On the 2nd day we played Falcon Ridge. The back was pretty unhappy and that made it so I couldn’t stay down. It was a defensive move to keep from having that stabbing pain. The result unfortunately was a lot of thin shots and dribblers. Really horrible stuff. Throw in a couple of shanks too. Well, three actually. Yikes. I’m bummed the back couldn’t take it.
Falcon was fun despite the back pain, with Duval and my buddy Guy Lester from my River Oaks days. I reached a par-5 in two with two three-woods and made a nice 2-putt birdie. That’s the highlight of the day.
I managed some drone flights around numerous golf courses in Utah and Nevada while on the trip. Some of the photos are pretty amazing. Some photos prove that a lame golf course doesn’t necessarily look cool with drone photos.
Oasis Palmer Course – @ Copyright 2020 by Tony Korologos
I’ll post a few more aerials in future posts.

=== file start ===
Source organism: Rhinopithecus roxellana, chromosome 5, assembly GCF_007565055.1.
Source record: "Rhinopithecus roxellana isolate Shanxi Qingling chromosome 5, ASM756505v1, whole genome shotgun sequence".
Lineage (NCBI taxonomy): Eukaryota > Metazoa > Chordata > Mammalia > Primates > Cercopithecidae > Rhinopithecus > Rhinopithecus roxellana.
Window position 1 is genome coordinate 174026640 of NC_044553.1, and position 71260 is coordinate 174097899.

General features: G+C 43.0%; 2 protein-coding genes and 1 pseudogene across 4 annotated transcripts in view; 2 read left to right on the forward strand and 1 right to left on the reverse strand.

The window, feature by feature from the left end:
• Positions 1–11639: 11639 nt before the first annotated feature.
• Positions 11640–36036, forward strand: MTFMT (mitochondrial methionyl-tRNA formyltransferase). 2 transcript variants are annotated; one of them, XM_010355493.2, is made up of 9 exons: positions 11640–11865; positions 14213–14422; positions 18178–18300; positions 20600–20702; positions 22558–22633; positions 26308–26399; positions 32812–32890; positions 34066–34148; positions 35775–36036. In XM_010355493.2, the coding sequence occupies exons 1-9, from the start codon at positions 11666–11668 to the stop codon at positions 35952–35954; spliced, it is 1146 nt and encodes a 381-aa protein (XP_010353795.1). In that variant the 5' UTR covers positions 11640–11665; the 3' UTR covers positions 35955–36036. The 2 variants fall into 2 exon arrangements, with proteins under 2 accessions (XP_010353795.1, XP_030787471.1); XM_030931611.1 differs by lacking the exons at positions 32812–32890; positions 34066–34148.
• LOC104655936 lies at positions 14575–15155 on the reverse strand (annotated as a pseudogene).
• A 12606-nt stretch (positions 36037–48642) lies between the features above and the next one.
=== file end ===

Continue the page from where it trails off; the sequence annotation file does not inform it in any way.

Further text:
Golf is hard. Hard on the body. By the end of the two days I had some major back pain and a nasty blister on my right heel. But thankfully the right shoulder held up fine. There was a tiny bit of soreness but that’s just about gone.
I need to evaluate what golf means to me at this point. In order for me to get back to the level of playing I was once at, it will take a lot of time, practice, effort, money. Do I want to do that? Or do I simply want to become a casual golfer that plays a few times a year? Can I stand to play bogey golf? That’s what it would be. It’s hard to play at a high level (for amateurs that is), then find satisfaction from playing at a lower level. It’s like playing $100 per had blackjack in Vegas. When you go back to $5 per hand it is just plain boring.
It’s going to be interesting to see where this ends up.
When I’m not golfing, skiing, or blogging, I’m building drones. I must have about 15 of them now, in varying sizes. The rage these days is “racing” drones, which are moderately small and very fast/nimble. I’ve built several, one which I used for the video below, two laps around the 4th and 5th holes at my home course, which is now closed because of the Coronavirus.
I was ripping pretty damn fast on these two racing drone laps. Hole 4 is a longish par-4 and 5 is a par-5. Just takes a few seconds to fly each hole. Winter is coming to a close and the course hasn’t started spring growth yet, which makes some of the terrain look interesting.